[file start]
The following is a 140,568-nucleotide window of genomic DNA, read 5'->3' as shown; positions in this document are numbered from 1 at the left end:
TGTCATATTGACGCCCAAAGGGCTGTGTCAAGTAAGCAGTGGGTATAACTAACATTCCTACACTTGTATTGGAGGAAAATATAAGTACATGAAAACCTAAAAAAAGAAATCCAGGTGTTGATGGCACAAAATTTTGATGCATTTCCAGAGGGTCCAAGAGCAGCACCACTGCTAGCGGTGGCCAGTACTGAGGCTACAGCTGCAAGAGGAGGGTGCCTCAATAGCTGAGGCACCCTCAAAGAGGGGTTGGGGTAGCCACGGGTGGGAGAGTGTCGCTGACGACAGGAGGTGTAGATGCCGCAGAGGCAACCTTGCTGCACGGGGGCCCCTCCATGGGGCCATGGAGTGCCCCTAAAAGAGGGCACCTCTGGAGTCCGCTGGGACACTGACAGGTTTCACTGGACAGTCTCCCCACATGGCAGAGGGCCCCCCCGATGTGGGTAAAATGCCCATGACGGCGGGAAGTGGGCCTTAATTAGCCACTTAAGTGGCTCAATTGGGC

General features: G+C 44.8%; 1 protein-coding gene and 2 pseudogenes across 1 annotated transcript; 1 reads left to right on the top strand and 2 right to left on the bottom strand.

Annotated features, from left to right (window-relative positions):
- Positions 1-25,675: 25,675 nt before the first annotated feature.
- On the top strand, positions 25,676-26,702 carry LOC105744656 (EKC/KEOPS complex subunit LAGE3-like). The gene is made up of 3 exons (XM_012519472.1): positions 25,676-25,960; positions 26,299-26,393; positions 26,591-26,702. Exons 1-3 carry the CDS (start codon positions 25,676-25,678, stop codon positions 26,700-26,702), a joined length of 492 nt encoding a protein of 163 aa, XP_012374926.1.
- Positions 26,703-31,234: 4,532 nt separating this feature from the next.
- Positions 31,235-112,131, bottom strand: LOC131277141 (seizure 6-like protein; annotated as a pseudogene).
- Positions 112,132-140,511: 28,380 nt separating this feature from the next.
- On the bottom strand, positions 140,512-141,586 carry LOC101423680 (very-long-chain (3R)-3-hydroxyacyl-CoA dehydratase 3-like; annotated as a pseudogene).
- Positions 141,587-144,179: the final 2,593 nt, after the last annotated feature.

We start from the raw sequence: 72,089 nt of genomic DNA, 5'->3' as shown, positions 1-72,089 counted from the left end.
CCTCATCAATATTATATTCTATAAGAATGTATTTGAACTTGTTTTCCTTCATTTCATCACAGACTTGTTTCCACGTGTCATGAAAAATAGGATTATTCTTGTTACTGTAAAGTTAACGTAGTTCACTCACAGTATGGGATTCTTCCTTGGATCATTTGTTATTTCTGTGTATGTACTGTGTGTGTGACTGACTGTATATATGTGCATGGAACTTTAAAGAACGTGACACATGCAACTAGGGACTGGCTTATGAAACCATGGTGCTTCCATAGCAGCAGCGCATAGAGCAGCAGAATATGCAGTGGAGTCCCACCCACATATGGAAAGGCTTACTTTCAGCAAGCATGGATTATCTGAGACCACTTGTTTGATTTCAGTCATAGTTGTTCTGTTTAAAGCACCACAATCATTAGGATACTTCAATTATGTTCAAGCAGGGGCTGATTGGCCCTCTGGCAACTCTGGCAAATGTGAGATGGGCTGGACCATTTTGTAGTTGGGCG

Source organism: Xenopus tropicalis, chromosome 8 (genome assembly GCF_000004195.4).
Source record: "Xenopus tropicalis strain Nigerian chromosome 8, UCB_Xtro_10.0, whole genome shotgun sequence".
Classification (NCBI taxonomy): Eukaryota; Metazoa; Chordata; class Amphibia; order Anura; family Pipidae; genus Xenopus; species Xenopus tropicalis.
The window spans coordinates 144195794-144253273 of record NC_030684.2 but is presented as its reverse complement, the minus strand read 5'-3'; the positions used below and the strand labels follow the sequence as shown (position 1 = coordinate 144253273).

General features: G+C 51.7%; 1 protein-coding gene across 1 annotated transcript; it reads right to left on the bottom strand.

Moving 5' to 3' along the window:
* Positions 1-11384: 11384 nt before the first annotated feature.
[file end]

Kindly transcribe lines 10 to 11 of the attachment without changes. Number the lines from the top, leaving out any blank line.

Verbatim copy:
- On the bottom strand, positions 140,512-141,586 carry LOC101423680 (very-long-chain (3R)-3-hydroxyacyl-CoA dehydratase 3-like; annotated as a pseudogene).
- Positions 141,587-144,179: the final 2,593 nt, after the last annotated feature.